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April 1986

Treatment Failure: The Importance of Context in Treating Head and Neck Cancer-Reply

Arch Otolaryngol Head Neck Surg. 1986;112(4):454. doi:10.1001/archotol.1986.03780040094021

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In Reply.—Your letter strikes the nail squarely on the head. Cancer is the sequella of a disease called tobaccoism. That disease is more lethal than its more well-known sibling, alcoholism.

As a society we have focused our attention and our resources on the end-stage disease of cancer, and we have scarcely begun to address the larger societal problem of tobaccoism in an effective, coordinated, all-out manner. What is needed is a war on tobaccoism, not a war on cancer.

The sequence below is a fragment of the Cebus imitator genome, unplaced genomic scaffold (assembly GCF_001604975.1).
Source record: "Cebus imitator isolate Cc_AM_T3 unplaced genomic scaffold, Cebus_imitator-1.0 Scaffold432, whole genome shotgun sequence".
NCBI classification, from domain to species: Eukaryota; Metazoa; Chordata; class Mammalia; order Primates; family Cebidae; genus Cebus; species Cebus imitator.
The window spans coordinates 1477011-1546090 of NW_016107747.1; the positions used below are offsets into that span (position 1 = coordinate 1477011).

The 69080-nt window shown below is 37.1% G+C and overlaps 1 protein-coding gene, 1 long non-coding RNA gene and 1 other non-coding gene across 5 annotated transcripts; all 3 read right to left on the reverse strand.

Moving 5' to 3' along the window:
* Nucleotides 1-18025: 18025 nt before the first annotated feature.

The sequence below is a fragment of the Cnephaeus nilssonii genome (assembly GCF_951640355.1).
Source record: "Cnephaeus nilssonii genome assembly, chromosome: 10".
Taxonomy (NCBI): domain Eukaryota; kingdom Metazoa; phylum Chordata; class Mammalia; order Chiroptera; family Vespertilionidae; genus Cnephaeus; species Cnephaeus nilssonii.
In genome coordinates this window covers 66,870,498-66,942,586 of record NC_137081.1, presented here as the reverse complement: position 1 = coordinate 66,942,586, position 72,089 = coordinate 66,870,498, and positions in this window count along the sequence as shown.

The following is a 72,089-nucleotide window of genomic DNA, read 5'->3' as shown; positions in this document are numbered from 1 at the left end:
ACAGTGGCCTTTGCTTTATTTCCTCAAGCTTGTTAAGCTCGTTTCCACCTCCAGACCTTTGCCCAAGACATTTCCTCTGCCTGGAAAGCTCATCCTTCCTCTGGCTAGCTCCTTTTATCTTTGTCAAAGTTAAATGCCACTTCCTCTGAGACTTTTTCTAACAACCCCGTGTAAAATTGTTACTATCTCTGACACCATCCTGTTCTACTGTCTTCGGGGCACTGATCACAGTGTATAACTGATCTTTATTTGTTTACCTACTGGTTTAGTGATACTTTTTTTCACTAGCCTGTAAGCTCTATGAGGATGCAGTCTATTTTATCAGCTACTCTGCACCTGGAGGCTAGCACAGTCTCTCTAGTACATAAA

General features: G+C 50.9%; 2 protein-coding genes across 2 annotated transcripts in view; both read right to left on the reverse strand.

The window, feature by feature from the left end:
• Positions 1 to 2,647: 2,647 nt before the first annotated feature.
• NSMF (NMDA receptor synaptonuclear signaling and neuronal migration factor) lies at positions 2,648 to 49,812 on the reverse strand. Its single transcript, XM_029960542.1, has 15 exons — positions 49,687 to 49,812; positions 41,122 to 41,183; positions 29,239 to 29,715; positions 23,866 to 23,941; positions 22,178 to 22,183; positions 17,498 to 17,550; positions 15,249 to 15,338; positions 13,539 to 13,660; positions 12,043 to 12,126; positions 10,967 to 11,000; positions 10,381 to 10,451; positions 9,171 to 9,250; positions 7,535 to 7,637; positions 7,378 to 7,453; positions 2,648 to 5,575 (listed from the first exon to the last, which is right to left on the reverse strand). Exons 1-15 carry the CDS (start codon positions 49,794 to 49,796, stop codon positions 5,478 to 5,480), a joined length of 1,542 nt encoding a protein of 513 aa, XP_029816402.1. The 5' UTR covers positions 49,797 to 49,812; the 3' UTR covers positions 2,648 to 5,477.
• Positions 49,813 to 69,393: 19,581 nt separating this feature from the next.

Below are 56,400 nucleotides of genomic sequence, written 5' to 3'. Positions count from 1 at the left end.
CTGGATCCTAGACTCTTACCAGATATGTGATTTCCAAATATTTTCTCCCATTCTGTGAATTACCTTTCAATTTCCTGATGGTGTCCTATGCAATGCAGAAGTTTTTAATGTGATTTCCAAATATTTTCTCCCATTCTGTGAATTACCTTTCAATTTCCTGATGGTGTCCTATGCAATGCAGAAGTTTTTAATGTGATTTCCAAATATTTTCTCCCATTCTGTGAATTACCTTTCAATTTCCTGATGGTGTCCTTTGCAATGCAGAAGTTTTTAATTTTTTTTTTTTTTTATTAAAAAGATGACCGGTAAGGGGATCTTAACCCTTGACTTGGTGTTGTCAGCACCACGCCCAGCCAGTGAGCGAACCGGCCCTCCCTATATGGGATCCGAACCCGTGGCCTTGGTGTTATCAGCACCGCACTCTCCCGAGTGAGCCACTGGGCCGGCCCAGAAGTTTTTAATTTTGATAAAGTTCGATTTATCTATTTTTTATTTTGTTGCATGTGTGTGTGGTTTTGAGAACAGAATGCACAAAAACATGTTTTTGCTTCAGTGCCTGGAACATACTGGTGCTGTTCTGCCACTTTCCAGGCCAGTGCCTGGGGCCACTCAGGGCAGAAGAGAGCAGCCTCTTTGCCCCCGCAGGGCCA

During World War II, the death of 6 million persons was immortalized as a holocaust. At the rate of 1,000 victims per day, the equivalent tobacco holocaust will require only 16 years to eliminate 6 million victims.

What will it take to awaken us to the point of declaring war on the Number 1 Health Care Problem in the United States?

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